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This item is a game information page
It belongs to categories: Orthodox chess, 
It was last modified on: 2001-11-13
 Author: Edward  Jackman. Inventor: Gary  Gygax. Dragonchess. A three-dimensional fantasy variant. (12x8x3, Cells: 288) (Recognized!)[All Comments] [Add Comment or Rating]
Jeff Coutu wrote on 2019-03-12 UTC

There is a mistake for the Elemental. The original text for the Elemental has “The upward move can only be made if a capture is involved, but the downward move can be made without capturing.” The descriptive text above for the Elemental matches the intent of the original text but the diagram for the middle board does not. The four “x” on the middle board should be “c”.


This item is a game information page
It belongs to categories: Orthodox chess, 
It was last modified on: 0000-00-00
 Author: Mikk  . Inventor: Shimpei  Sato. Onitama. Cards decide how pieces move, perfect information with no chance beyond setup.[All Comments] [Add Comment or Rating]
Aurelian Florea wrote on 2019-03-11 UTC

Thanks Mikk!


This item is a game information page
It belongs to categories: Orthodox chess, 
It was last modified on: 1997-05-14
 Author: Hans L. Bodlaender. Inventor: Dr. Arno  von Wilpert. Wolf Chess. Half-century old variant on board of size 8 by 10. (8x10, Cells: 80) [All Comments] [Add Comment or Rating]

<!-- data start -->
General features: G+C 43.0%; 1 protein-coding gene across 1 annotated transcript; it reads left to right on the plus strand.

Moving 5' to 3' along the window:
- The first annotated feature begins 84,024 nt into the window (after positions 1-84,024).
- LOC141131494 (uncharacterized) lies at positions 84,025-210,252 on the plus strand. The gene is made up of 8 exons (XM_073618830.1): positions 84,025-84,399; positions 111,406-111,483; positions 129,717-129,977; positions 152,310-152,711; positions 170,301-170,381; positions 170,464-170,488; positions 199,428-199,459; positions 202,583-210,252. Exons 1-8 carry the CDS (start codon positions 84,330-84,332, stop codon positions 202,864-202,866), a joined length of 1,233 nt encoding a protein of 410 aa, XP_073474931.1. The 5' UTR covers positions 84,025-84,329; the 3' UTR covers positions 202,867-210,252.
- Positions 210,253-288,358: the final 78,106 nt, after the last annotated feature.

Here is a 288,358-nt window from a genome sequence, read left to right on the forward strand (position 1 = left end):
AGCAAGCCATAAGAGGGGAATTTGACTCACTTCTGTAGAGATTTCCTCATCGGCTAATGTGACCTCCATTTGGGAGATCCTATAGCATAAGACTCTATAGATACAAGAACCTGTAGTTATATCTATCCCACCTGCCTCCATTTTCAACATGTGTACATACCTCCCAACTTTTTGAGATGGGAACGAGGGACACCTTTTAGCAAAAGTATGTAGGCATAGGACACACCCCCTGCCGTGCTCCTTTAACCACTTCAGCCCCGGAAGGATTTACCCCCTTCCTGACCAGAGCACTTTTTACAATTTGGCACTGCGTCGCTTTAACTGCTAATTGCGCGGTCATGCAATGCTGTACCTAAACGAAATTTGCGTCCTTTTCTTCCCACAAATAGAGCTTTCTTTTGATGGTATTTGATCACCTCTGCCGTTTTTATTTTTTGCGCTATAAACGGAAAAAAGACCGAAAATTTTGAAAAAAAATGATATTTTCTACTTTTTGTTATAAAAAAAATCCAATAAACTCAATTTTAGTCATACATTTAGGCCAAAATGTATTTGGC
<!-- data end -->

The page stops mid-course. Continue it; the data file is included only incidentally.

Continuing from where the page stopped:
RalfG wrote on 2019-03-11 UTC

I've just bought the booklet on Wolf-Schach by A. von Wilpert.

The game was indeed invented in 1943, but the booklet was probably published in 1959 (as mentioned by amazon.de - the booklet itself does not give a date of publication). In fact, the booklet mentions two works written by J. Boyer in 1951 and 1954 respectively.


This item is a game information page
It belongs to categories: Orthodox chess, 
It was last modified on: 0000-00-00
 Author: Mikk  . Inventor: Shimpei  Sato. Onitama. Cards decide how pieces move, perfect information with no chance beyond setup.[All Comments] [Add Comment or Rating]
Mikk wrote on 2019-03-11 UTC

Hi Aurelian, there are 16 move cards (frog and rabbit are on different cards, same for horse/ox, goose/rooster, eel/cobra), but only 5 are selected for each match. I will clarify this, I see now that my presentation was a bit vague


Aurelian Florea wrote on 2019-03-11 UTC

I see 12 moves and only 5 cards. How are moves distributed on each card ?


Ben Reiniger wrote on 2019-03-11 UTC

That's just the default behavior for a new submission, since most user-submitted pages are their own inventions.  I've updated the information.  Thanks!